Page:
Landscape scale burning in the ‘backcountry’

Landscape scale burning may be defined as ‘applying planned fire at varying intensities, scales and times within a broader landscape to create patches (a mosaic) of burnt and unburnt areas that change over time’. The size of the burning is related to the scale of the landscape. We also refer to this as ‘backcountry burning’. Backcountry burning of large tracts of forested public land, particularly in eastern Victoria, requires planned burns at the scale of tens of thousands of hectares.

Landscape scale burning aims to protect human life and property by reducing fuel loads and the arrangement of fuel types (i.e. surface, elevated and bark fuel), which influence the fire behaviour, and thereby reduces the size and intensity of a bushfire, making it easier for firefighters to control. Fires in the backcountry may be caused by lightning strikes and are often in remote and difficult to access locations. It is when these fires get to a large size, they potentially become damaging to local communities. Landscape scale burns also aims to enhance ecological diversity by creating a mosaic of different vegetation growth stages and habitats within a treated area.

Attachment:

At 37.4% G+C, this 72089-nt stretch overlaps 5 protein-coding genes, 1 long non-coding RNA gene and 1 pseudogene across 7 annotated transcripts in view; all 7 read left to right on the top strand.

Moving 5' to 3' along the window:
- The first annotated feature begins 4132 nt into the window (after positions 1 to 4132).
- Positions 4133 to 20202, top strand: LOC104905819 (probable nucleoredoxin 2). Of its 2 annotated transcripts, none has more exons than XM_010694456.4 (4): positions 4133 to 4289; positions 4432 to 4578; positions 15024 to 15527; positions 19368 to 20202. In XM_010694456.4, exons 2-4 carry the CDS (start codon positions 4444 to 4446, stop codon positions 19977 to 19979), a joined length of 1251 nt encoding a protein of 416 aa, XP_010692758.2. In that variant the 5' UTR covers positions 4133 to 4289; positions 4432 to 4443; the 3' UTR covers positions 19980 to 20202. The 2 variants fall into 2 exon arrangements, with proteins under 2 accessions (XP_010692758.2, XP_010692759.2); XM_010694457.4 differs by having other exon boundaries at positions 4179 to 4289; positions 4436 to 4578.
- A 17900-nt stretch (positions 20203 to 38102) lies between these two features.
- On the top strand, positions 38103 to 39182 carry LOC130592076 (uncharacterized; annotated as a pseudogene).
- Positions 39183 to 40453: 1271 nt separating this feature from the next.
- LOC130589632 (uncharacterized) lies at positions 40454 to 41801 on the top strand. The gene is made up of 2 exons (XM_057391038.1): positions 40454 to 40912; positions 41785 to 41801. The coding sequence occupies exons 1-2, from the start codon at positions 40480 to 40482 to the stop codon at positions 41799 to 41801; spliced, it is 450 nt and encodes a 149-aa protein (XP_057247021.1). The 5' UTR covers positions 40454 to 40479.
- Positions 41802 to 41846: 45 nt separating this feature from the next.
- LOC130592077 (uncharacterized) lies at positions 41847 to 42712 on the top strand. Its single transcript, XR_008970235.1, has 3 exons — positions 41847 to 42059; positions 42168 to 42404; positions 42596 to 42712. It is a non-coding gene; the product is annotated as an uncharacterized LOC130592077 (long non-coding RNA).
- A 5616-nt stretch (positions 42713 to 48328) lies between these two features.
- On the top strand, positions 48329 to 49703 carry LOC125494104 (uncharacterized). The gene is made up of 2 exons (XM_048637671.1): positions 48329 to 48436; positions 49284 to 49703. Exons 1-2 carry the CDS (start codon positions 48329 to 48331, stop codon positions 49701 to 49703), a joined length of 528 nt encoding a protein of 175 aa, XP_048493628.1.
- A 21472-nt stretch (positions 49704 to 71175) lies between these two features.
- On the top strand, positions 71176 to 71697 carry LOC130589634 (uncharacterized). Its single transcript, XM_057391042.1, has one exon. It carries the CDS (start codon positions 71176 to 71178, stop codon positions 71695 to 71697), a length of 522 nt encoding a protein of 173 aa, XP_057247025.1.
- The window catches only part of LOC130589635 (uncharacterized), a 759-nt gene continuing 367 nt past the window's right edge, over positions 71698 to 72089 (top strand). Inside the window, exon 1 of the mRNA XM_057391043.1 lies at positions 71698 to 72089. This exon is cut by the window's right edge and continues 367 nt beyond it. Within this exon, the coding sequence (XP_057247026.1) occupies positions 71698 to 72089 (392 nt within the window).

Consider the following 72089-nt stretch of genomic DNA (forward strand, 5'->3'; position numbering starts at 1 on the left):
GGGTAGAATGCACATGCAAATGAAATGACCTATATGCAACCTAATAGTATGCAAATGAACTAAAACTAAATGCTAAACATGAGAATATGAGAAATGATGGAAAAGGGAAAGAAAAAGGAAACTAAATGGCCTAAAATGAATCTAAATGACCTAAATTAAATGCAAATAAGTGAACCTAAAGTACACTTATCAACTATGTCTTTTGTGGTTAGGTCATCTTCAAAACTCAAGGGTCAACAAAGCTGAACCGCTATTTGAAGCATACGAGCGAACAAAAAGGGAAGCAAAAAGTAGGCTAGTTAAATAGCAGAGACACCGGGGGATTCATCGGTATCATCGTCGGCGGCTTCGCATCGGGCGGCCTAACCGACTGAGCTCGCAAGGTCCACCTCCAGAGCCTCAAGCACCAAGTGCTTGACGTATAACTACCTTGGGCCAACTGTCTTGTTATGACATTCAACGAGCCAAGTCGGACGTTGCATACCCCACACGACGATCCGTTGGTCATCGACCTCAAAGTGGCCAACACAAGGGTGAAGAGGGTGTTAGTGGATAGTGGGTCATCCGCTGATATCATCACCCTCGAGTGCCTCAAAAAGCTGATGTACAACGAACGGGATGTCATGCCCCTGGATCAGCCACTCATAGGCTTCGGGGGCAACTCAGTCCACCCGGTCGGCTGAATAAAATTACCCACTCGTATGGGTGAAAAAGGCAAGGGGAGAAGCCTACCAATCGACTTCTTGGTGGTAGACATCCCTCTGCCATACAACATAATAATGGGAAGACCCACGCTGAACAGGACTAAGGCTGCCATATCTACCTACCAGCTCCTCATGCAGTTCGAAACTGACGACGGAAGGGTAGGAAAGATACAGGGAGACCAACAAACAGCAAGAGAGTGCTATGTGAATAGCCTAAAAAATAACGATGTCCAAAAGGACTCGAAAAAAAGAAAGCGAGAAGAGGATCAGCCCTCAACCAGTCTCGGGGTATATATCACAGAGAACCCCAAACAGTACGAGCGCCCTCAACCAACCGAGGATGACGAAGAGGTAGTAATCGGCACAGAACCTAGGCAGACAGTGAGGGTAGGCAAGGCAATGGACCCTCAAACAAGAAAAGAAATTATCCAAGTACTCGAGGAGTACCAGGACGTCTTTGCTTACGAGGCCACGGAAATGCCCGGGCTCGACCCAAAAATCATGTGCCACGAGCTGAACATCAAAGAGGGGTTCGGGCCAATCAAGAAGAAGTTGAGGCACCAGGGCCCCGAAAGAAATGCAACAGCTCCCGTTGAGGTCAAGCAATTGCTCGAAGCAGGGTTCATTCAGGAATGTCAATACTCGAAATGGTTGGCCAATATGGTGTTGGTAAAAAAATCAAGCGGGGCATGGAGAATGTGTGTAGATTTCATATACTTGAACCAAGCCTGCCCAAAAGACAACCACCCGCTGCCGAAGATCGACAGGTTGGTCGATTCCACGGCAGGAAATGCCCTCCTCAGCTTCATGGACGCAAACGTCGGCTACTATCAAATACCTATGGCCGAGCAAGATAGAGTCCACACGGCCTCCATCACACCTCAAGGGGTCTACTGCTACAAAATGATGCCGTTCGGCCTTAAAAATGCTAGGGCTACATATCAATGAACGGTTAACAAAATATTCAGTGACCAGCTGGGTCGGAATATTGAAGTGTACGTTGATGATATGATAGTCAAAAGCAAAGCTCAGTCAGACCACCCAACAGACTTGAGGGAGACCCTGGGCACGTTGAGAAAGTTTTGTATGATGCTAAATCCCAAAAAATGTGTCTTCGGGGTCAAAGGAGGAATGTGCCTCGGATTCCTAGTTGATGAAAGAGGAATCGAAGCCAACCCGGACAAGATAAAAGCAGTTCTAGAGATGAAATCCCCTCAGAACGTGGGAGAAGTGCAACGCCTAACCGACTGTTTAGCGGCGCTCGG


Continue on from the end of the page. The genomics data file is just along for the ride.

A landscape scale burn consists of several areas of different fire severity, they are usually large (thousands of hectares) and are bounded, where possible, by existing natural or constructed fuel breaks, such as waterways, rocky areas or roads. Landscape scale burns are usually conducted over a period of several years. Some areas may be treated one year, and others treated the following or subsequent years. To be effective landscape scale burning needs to be done at a frequency that ensures lower levels of fuel hazard over a broad area. This strategy is an important way to introduce fire into the areas that were affected by the fires in 2003 and 2006–7 that are of uniform age and growth stage structure.

The mosaic effect of landscape scale burning is likely to benefit biodiversity by reducing the extent and severity of large-scale fire and by creating a range of vegetation growth stages and habitats that suit different species. This is achieved by leaving patches of unburnt vegetation that can act as animal refuge after fire.

Victoria has seen the environmental impact of intense and large-scale fires such as those that occurred in 2003, 2006–7 and 2009, which burnt about 3 million hectares of public land. Landscape scale burns is one way that Forest Fire Management Victoria aims to minimise the potential for this to occur again.

Page last updated: 23/12/20